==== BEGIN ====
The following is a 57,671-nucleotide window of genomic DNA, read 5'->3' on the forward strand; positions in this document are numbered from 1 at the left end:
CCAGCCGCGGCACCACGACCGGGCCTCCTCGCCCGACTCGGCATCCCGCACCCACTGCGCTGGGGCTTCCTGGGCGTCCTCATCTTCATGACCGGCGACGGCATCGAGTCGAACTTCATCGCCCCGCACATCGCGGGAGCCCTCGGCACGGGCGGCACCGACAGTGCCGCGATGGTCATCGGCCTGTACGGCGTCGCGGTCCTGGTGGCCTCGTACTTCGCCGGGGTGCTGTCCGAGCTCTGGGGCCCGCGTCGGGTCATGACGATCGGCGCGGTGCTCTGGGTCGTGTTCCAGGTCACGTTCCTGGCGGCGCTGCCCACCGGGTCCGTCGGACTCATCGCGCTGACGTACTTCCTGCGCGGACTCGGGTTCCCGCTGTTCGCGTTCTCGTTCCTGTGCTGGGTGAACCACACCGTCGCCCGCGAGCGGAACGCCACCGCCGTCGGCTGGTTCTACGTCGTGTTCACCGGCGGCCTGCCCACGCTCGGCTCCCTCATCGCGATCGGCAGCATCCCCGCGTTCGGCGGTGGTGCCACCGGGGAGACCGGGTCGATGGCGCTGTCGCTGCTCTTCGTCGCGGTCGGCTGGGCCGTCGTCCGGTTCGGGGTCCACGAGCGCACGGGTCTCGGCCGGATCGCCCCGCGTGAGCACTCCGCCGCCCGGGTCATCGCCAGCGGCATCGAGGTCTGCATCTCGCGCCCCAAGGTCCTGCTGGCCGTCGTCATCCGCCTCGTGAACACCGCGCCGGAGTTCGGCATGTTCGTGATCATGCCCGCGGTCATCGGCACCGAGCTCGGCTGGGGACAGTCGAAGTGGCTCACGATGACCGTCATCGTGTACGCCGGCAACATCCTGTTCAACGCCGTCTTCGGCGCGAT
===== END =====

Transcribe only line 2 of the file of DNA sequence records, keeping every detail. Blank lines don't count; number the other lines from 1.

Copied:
CCAGCCGCGGCACCACGACCGGGCCTCCTCGCCCGACTCGGCATCCCGCACCCACTGCGCTGGGGCTTCCTGGGCGTCCTCATCTTCATGACCGGCGACGGCATCGAGTCGAACTTCATCGCCCCGCACATCGCGGGAGCCCTCGGCACGGGCGGCACCGACAGTGCCGCGATGGTCATCGGCCTGTACGGCGTCGCGGTCCTGGTGGCCTCGTACTTCGCCGGGGTGCTGTCCGAGCTCTGGGGCCCGCGTCGGGTCATGACGATCGGCGCGGTGCTCTGGGTCGTGTTCCAGGTCACGTTCCTGGCGGCGCTGCCCACCGGGTCCGTCGGACTCATCGCGCTGACGTACTTCCTGCGCGGACTCGGGTTCCCGCTGTTCGCGTTCTCGTTCCTGTGCTGGGTGAACCACACCGTCGCCCGCGAGCGGAACGCCACCGCCGTCGGCTGGTTCTACGTCGTGTTCACCGGCGGCCTGCCCACGCTCGGCTCCCTCATCGCGATCGGCAGCATCCCCGCGTTCGGCGGTGGTGCCACCGGGGAGACCGGGTCGATGGCGCTGTCGCTGCTCTTCGTCGCGGTCGGCTGGGCCGTCGTCCGGTTCGGGGTCCACGAGCGCACGGGTCTCGGCCGGATCGCCCCGCGTGAGCACTCCGCCGCCCGGGTCATCGCCAGCGGCATCGAGGTCTGCATCTCGCGCCCCAAGGTCCTGCTGGCCGTCGTCATCCGCCTCGTGAACACCGCGCCGGAGTTCGGCATGTTCGTGATCATGCCCGCGGTCATCGGCACCGAGCTCGGCTGGGGACAGTCGAAGTGGCTCACGATGACCGTCATCGTGTACGCCGGCAACATCCTGTTCAACGCCGTCTTCGGCGCGAT